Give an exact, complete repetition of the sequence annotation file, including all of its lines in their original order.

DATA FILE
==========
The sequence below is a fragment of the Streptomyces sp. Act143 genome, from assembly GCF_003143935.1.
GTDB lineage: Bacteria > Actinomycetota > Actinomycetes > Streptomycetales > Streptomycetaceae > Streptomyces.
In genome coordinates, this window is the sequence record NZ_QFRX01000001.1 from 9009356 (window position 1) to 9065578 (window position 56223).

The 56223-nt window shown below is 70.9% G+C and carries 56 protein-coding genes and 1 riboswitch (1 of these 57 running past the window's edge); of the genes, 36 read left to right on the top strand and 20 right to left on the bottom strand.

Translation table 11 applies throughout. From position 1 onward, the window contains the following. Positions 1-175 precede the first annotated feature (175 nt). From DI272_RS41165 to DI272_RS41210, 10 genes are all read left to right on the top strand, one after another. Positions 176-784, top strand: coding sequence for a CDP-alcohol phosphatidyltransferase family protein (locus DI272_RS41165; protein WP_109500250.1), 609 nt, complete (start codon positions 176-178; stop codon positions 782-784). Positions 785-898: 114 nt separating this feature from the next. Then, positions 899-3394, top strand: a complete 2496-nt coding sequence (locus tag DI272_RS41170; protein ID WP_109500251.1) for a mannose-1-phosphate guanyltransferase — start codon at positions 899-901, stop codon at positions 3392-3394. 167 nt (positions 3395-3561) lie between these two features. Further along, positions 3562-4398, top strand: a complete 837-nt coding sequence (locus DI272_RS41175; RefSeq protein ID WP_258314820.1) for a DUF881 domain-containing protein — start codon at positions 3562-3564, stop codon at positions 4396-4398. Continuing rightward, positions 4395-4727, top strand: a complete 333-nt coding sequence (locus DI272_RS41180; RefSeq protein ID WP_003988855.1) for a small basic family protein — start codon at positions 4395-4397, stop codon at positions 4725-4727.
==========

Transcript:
The sequence below is a fragment of the Streptomyces sp. Act143 genome, from assembly GCF_003143935.1.
GTDB lineage: Bacteria > Actinomycetota > Actinomycetes > Streptomycetales > Streptomycetaceae > Streptomyces.
In genome coordinates, this window is the sequence record NZ_QFRX01000001.1 from 9009356 (window position 1) to 9065578 (window position 56223).

The 56223-nt window shown below is 70.9% G+C and carries 56 protein-coding genes and 1 riboswitch (1 of these 57 running past the window's edge); of the genes, 36 read left to right on the top strand and 20 right to left on the bottom strand.

Translation table 11 applies throughout. From position 1 onward, the window contains the following. Positions 1-175 precede the first annotated feature (175 nt). From DI272_RS41165 to DI272_RS41210, 10 genes are all read left to right on the top strand, one after another. Positions 176-784, top strand: coding sequence for a CDP-alcohol phosphatidyltransferase family protein (locus DI272_RS41165; protein WP_109500250.1), 609 nt, complete (start codon positions 176-178; stop codon positions 782-784). Positions 785-898: 114 nt separating this feature from the next. Then, positions 899-3394, top strand: a complete 2496-nt coding sequence (locus tag DI272_RS41170; protein ID WP_109500251.1) for a mannose-1-phosphate guanyltransferase — start codon at positions 899-901, stop codon at positions 3392-3394. 167 nt (positions 3395-3561) lie between these two features. Further along, positions 3562-4398, top strand: a complete 837-nt coding sequence (locus DI272_RS41175; RefSeq protein ID WP_258314820.1) for a DUF881 domain-containing protein — start codon at positions 3562-3564, stop codon at positions 4396-4398. Continuing rightward, positions 4395-4727, top strand: a complete 333-nt coding sequence (locus DI272_RS41180; RefSeq protein ID WP_003988855.1) for a small basic family protein — start codon at positions 4395-4397, stop codon at positions 4725-4727.